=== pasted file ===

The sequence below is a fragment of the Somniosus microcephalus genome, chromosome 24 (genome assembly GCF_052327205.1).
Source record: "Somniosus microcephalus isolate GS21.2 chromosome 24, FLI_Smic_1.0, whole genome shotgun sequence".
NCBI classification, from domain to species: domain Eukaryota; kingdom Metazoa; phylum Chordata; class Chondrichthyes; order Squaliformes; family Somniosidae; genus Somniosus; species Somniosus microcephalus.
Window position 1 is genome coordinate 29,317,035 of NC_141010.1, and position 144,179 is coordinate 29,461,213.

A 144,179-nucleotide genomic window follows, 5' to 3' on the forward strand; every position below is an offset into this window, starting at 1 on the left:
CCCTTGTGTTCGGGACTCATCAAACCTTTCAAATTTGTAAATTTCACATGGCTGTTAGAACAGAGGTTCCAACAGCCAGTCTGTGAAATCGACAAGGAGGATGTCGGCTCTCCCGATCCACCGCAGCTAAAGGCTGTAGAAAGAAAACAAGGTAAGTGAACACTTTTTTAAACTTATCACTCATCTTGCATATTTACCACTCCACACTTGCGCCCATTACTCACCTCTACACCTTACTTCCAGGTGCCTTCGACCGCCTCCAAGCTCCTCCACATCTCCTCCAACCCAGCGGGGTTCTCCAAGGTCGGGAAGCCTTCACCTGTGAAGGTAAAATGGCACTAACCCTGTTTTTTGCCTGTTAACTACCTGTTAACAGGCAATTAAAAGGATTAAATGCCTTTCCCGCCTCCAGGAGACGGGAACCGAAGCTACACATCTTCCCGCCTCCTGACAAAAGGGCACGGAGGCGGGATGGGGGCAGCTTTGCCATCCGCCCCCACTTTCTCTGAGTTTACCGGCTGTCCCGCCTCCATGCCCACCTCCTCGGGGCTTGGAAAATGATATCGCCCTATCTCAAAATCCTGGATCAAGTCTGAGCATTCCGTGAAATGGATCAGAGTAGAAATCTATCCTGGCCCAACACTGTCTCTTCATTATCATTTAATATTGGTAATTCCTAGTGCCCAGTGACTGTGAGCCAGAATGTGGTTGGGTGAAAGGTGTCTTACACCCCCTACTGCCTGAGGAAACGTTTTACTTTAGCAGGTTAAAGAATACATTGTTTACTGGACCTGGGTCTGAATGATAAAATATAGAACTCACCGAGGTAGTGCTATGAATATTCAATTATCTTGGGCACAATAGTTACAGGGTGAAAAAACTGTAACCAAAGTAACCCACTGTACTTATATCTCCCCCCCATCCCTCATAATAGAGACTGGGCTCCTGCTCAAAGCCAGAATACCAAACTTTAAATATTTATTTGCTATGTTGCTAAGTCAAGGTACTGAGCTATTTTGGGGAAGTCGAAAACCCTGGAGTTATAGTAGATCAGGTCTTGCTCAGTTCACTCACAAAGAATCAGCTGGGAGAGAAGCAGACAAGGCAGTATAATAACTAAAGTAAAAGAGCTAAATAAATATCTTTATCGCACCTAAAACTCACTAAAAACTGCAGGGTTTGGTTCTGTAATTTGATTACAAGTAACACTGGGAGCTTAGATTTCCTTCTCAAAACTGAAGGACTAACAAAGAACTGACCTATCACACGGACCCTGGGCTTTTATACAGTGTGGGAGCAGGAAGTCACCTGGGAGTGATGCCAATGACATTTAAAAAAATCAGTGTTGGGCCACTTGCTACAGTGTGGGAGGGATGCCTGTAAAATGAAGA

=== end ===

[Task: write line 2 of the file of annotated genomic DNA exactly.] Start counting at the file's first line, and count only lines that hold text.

Source record: "Somniosus microcephalus isolate GS21.2 chromosome 24, FLI_Smic_1.0, whole genome shotgun sequence".